Debate over language
The Susan B. Anthony List's claim that the health care reform law allows for taxpayer-funded abortions has been widely disputed.
"It doesn't," Ms. Erickson said. "So I don't think that's a good argument for them."
Jessica Arons, director of the Women's Health and Rights Program at the Center for American Progress, a liberal-leaning Washington think tank, said the group is "playing very fast and loose with their language."
"They really have to make some convoluted arguments to claim that the bill funds abortions" with taxpayer money, she said. "It in no way shape or form in the traditional sense funds abortions with taxpayer money."
Abortions are legal under the bill, but can be paid only from a separate account with private insurance premiums, with the money kept separately from government funds. President Obama also signed an executive order last year that affirmed long-standing restrictions on taxpayer-financed abortion.
Mr. Driehaus' defense says he is "well known for opposing abortion" and worked to ensure that health care law didn't provide for taxpayer-funded abortions.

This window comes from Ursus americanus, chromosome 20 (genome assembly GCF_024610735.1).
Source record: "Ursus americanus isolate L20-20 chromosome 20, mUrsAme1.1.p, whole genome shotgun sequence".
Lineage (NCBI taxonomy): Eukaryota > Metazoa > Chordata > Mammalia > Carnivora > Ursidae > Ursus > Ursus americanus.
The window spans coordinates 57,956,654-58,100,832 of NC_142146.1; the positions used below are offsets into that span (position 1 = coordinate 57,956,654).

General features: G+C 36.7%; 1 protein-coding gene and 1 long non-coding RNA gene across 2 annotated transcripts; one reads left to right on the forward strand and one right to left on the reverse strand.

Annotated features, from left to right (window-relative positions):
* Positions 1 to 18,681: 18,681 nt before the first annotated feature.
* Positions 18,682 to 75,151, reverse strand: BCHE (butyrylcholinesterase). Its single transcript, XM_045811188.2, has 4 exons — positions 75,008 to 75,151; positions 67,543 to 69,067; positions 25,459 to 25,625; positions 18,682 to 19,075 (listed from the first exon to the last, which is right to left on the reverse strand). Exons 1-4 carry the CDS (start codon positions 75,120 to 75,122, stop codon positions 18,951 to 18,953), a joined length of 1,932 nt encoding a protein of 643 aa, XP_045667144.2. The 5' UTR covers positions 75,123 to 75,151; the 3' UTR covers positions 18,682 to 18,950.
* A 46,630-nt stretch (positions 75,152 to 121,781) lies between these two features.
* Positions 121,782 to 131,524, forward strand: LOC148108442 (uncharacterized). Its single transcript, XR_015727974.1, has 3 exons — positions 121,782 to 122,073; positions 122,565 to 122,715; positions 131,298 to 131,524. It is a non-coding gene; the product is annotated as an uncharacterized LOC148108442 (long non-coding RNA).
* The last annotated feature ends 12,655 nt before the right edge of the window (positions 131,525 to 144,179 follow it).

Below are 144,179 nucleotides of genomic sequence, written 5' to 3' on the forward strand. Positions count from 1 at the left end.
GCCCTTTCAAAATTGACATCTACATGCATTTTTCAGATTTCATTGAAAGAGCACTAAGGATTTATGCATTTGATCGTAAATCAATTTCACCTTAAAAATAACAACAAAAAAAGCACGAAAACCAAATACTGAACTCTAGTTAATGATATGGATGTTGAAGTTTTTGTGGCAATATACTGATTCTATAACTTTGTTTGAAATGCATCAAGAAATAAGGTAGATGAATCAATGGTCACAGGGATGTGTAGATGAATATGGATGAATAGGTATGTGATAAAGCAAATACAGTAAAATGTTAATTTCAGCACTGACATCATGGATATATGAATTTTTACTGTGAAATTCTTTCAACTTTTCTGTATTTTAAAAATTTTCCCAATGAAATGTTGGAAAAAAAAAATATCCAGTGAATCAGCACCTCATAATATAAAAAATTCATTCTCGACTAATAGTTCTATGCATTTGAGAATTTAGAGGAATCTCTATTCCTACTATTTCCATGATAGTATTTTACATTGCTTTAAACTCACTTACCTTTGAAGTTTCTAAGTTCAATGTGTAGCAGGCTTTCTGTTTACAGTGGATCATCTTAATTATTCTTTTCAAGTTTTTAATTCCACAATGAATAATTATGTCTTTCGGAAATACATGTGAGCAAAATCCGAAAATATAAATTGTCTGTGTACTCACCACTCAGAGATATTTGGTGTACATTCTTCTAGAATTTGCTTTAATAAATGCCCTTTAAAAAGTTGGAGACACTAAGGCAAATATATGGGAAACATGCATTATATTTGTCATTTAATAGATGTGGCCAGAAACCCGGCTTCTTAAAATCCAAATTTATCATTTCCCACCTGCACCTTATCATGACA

"Rather than credit Mr. Driehaus for this accomplishment, the SBA List has falsely characterized him as voting for a bill that includes taxpayer funding for abortions, when the SBA List knows the exact opposite to be true," the lawsuit says.
Pro-life activists say the money is fungible and that neither the law nor the executive order provides a sufficient firewall to prevent taxpayer-funded abortions.
"They are managing a program that certainly involves abortion coverage, and using this little accounting gimmick doesn't keep the federal government out of the abortion business," Ms. Dannenfelser said.
The House Judiciary committee on Thursday approved the No Taxpayer Funding for Abortion Act, which calls for the permanent prohibition of taxpayer funding of abortion across all federal programs.
The bill, which is designed to reduce the need for numerous separate policies to prevent government funding for abortion, is now headed to the full House.